Availability of data and materials

The raw data pertaining to the differentially expressed transcripts are given in Additional file 9. The datasets generated and/or analysed during the current study are available in the NCBI Gene Expression Omnibus repository (GSE153952, https://www.ncbi.nlm.nih.gov/geo/query/acc.cgi?acc=GSE153952).

Abbreviations

PI4KB:

Phosphatidylinositol 4-kinase beta

DPY19L2:

Developmental Pluripotency-associated 19 like 2

RNA:

Ribonucleic acid

mRNA:

Messenger RNA

WNT:

Wingless-related integration site

cAMP:

Adenosine 3′,5′-cyclic monophosphate

MSMB :

Microseminoprotein beta

EGF:

Epidermal growth factor

SPATA7 :

Spermatogenesis associated 7

PANTHER:

Protein Analysis Through Evolutionary Relationships

DAVID:

Database for Annotation, Visualization and Integrated Discovery

PI3K-AKT:

Phosphatidylinositol 3-kinase- protein kinase B

Jak-STAT:

Janus kinases, and signal transducer and activator of transcription proteins

GABA:

Gamma-Aminobutyric Acid

RT-qPCR:

Real time quantitative polymerase chain reaction

PLCζ:

Phospholipase C isoform zeta

cDNA:

Complementary Deoxyribonucleic acid

cRNA:

Complementary Ribonucleic acid

QC:

Quality control

Cy3:

Cyanine 3

PCR:

Polymerase Chain Reaction

GAPDH:

Glyceraldehyde 3-phosphate dehydrogenase

BACTIN:

Beta actin

SPSS:

Statistical Package for the Social Sciences

References

  1. 1.

    Kastelic JP. Male involvement in fertility and factors affecting semen quality in bulls. Anim Front. 2013;3:20–5.

    Google Scholar 

  2. 2.

    Thippeswamy VB, Layek SS, Kumaresan A, Mohanty TK, Gupta AK, Chakravarty AK, et al. Effects of pedigree and exotic genetic inheritance on semen production traits of dairy bulls. Asian Pac J Reprod. 2014;3:13–7.

    Google Scholar 

  3. 3.

    Sethi RK, Raina VS, Joshi BK, Gurnani M. Multistage selection of crossbred males, and effect of their age and body-weight on semen quality and freezability. Indian J Anim Sci. 1989;59:171–4.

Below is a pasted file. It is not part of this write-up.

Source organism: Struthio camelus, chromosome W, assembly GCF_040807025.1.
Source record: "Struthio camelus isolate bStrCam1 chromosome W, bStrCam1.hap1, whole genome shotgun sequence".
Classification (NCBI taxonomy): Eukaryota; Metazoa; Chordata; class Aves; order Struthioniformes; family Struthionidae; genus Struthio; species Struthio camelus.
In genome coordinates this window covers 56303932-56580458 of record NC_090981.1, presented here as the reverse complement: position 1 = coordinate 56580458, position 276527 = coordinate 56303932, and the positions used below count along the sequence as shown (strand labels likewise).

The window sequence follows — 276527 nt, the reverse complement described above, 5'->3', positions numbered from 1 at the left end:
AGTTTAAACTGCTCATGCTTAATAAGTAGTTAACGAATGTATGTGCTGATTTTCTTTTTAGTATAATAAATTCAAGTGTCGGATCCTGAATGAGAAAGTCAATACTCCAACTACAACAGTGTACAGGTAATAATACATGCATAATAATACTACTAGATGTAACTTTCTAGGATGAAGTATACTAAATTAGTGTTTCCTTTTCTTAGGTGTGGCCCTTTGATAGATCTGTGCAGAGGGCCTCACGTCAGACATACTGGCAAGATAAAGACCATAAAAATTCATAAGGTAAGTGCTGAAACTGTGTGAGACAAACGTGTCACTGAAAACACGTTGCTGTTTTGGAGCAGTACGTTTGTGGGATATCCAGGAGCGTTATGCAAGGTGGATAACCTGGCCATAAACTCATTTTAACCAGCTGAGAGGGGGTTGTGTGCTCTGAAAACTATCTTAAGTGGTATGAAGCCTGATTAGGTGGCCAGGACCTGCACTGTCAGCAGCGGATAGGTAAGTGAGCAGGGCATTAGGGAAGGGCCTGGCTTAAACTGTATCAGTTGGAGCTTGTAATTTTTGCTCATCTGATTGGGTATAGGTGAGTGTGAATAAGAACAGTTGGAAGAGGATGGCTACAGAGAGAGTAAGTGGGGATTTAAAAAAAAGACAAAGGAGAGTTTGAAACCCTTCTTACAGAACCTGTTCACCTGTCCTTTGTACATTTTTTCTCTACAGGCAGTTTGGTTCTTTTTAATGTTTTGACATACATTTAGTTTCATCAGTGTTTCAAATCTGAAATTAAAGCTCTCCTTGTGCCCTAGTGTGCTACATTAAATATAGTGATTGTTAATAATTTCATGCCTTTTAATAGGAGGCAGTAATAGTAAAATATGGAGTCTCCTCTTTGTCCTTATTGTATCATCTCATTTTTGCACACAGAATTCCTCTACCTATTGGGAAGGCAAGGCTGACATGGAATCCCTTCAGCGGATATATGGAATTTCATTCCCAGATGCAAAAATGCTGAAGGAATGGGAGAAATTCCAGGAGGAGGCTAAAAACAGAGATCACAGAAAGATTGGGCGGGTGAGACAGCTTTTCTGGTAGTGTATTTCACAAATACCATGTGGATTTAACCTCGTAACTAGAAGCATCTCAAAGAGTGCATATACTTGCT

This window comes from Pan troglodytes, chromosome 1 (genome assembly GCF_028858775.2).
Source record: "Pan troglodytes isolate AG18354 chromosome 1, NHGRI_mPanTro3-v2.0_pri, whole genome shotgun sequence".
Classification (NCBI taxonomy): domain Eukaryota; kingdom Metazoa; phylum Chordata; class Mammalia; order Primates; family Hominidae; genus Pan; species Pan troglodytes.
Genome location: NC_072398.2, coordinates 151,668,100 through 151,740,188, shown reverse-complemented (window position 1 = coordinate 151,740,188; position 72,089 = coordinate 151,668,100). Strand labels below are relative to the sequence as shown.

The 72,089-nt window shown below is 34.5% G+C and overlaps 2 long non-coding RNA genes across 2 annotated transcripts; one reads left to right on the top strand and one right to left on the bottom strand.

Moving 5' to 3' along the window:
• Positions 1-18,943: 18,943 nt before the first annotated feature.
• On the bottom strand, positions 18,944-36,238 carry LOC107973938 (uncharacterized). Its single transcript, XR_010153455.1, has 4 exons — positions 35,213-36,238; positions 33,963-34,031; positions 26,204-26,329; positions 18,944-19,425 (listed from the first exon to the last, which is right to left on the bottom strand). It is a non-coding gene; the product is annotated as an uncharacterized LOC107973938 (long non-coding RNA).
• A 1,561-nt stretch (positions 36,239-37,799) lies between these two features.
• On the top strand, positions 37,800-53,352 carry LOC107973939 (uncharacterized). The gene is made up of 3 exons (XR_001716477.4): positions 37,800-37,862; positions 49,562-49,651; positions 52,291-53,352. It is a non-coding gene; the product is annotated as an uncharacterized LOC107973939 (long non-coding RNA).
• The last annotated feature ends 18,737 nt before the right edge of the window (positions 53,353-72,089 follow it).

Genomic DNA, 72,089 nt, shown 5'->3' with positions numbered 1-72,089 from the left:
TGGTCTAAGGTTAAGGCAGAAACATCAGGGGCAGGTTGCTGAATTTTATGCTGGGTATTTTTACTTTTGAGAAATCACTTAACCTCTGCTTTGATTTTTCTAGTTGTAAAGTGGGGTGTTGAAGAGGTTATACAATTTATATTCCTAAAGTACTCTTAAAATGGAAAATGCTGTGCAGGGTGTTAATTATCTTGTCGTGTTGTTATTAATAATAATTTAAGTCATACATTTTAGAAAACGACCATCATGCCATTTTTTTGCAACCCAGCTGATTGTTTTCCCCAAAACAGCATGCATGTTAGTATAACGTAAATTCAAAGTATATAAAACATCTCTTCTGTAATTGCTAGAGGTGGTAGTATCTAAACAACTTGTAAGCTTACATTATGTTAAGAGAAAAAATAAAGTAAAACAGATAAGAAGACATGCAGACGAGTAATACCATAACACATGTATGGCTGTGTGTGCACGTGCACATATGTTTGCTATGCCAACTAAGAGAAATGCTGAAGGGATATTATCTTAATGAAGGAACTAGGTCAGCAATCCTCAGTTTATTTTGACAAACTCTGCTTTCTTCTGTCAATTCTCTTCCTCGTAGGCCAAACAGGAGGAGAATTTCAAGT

Google Scholar 

  4. 4.

    Khatun M, Kaur S, Kanchan CS. Subfertility problems leading to disposal of breeding bulls. Asian Australas J Anim Sci. 2013;26:303.

    PubMed  PubMed Central  Google Scholar 

  5. 5.

    Sudheer S, Xavier CJ. Disposal pattern of breeding bulls in Kerala. Indian J Anim Reprod. 2000;21:72–3.

    Google Scholar 

  6. 6.

    Tyagi S, Mathur AK, Agarwal SC. Semen production performance of Frieswal bulls. Indian J Anim Sci. 2000;70:1032–4.

    Google Scholar 

  7. 7.

    Mukhopadhyay CS, Gupta AK, Yadav BR, Khate K, Raina VS, Mohanty TK, et al. Subfertility in males: an important cause of bull disposal in bovines. Asian Australas J Anim Sci. 2010;23:450–5.

    Google Scholar 

  8. 8.

    Vijetha BT, Rajak SK, Layek SS, Kumaresan A, Mohanty TK, Chakravarty AK, et al. Breeding soundness evaluation in crossbred bulls: can testicular measurements be used as a tool to predict ejaculate quality. Indian J Anim Sci. 2014;84:177–80.

    Google Scholar 

  9. 9.

    Gopinathan A, Sivaselvam SN, Karthickeyan SMK, Kulasekar K. Studies on fresh semen discard percentage in crossbred bulls of Tamil Nadu. Shanlax Int J Vet Sci. 2016;4:8–12.

    Google Scholar 

  10. 10.

    Sagdeo LR, Chitnis AB, Deshmukh SN, Kaikini AS. Studies on semen freezability of pure Jersey and crossbred bulls with varying levels of exotic inheritance. Indian J Anim Reprod. 1990;11:79–84.

    Google Scholar 

  11. 11.

    Khate K. Studies on multistage selection of dairy bulls. PhD Thesis. NDRI, Karnal; 2005.

  12. 12.

    Gulia S, Sarkar M, Kumar V, Meyer HHD, Prakash BS. Divergent development of testosterone secretion in male zebu (Bos indicus) and crossbred cattle (Bos indicus x Bos taurus) and buffaloes (Bubalus bubalis) during growth. Trop Anim Health Prod. 2010;42:1143–8.

    CAS  PubMed  Google Scholar 

  13. 13.

    Tripathi UK, Chhillar S, Kumaresan A, Aslam MM, Rajak SK, Nayak S, et al. Morphometric evaluation of seminiferous tubule and proportionate numerical analysis of Sertoli and spermatogenic cells indicate differences between crossbred and purebred bulls. Vet World. 2015;8:645.

    PubMed  PubMed Central  Google Scholar 

  14. 14.

    Aslam MKM, Kumaresan A, Rajak SK, Tajmul M, Datta TK, Mohanty TK, et al. Comparative proteomic analysis of Taurine, Indicine, and crossbred (Bos taurus× Bos indicus) bull spermatozoa for identification of proteins related to sperm malfunctions and subfertility in crossbred bulls. Theriogenology. 2015;84:624–33.